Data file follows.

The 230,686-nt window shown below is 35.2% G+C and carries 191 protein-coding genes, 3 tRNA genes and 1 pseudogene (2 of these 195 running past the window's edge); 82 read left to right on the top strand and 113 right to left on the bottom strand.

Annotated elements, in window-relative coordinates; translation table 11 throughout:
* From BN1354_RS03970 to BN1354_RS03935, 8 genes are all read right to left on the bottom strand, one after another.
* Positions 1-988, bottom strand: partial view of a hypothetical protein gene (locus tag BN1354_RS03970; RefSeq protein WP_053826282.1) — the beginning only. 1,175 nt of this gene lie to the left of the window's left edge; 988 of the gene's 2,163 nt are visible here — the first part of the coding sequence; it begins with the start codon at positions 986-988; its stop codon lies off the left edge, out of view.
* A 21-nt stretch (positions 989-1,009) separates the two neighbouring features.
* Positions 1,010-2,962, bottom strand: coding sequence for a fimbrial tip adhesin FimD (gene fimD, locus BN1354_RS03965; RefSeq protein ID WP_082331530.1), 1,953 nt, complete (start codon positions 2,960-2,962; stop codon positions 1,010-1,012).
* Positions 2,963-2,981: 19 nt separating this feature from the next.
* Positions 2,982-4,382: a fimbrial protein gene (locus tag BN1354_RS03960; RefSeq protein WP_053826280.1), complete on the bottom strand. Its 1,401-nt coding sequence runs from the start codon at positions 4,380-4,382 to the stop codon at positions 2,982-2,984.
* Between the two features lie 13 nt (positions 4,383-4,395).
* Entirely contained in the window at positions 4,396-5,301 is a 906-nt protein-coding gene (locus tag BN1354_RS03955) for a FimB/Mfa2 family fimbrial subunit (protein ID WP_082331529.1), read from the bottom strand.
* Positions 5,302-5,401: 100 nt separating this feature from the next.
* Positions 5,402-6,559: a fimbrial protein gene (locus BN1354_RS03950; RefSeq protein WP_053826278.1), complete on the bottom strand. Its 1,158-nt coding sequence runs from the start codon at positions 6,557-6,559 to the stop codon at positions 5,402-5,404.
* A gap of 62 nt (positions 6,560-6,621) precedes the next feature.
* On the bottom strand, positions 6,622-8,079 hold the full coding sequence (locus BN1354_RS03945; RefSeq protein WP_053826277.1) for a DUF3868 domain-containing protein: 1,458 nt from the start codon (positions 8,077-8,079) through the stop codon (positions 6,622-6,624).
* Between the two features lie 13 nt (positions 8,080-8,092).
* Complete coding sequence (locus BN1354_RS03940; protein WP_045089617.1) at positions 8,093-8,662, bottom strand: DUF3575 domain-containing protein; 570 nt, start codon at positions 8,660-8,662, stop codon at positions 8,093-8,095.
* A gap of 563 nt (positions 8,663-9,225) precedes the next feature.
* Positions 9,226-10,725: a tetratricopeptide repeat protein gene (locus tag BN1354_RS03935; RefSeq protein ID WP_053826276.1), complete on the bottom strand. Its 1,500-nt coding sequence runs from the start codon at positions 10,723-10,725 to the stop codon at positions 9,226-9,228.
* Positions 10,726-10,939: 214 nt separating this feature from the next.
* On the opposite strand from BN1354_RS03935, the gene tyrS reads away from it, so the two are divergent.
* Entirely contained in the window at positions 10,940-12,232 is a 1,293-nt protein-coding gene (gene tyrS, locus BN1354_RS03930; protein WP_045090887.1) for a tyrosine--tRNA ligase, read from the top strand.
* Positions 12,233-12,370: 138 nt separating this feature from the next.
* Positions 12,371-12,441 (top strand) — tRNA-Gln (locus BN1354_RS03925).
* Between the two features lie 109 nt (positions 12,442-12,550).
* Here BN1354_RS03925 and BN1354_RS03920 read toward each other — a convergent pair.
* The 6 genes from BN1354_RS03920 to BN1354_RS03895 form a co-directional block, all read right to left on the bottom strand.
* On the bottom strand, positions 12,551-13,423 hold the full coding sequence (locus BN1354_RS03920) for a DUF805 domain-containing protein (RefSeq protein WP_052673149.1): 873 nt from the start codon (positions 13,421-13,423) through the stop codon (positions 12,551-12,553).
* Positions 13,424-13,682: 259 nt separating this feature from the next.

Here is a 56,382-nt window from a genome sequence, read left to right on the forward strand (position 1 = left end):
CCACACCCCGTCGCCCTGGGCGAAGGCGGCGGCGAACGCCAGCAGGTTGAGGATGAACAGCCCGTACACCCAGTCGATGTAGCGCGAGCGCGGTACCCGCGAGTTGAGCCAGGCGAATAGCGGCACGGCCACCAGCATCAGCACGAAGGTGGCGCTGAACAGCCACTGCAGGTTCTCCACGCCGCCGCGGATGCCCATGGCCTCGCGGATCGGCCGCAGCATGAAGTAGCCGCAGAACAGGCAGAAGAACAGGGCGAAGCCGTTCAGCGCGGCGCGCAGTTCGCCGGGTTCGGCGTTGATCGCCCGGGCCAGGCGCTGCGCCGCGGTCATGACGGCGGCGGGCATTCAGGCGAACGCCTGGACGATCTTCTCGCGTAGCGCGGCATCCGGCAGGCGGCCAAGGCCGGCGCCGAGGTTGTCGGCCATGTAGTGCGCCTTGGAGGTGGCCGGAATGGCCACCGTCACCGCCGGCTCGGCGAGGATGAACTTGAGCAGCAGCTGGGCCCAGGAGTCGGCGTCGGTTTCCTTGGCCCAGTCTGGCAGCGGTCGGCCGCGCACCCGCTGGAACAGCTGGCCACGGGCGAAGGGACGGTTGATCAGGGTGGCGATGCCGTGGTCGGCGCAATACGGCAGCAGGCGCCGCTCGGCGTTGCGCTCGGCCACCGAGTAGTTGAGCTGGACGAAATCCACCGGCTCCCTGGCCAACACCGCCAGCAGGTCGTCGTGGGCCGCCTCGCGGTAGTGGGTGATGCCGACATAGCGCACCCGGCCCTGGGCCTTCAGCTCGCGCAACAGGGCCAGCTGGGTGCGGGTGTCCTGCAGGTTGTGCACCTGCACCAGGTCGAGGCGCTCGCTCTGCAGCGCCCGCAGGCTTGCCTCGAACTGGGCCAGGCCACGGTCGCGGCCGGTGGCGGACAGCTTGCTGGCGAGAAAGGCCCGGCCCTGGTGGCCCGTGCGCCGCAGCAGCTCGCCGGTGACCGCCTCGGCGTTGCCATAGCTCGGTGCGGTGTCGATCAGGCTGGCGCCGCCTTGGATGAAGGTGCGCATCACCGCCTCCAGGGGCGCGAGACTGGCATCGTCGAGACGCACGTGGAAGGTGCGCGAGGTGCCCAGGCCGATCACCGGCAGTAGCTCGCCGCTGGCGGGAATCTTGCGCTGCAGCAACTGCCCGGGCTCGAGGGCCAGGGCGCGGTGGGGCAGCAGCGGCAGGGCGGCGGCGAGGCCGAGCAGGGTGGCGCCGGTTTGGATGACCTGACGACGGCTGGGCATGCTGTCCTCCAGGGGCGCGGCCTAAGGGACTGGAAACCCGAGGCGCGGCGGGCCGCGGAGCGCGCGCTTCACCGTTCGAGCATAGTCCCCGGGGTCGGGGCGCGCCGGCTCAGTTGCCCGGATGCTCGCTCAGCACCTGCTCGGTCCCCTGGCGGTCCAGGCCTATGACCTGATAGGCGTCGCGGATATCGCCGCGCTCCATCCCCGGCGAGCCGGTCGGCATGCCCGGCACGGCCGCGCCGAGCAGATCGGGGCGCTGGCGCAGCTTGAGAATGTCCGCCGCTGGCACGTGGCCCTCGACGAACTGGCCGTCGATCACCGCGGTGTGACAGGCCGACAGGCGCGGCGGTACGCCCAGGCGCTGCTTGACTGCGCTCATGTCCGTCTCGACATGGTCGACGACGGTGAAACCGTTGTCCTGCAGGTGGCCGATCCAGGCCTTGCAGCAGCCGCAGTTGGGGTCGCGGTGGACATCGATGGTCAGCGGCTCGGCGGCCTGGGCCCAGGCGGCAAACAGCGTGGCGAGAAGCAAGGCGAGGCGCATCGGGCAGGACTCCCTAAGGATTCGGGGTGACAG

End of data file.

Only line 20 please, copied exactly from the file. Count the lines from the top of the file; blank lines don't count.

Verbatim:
* On the opposite strand from BN1354_RS03935, the gene tyrS reads away from it, so the two are divergent.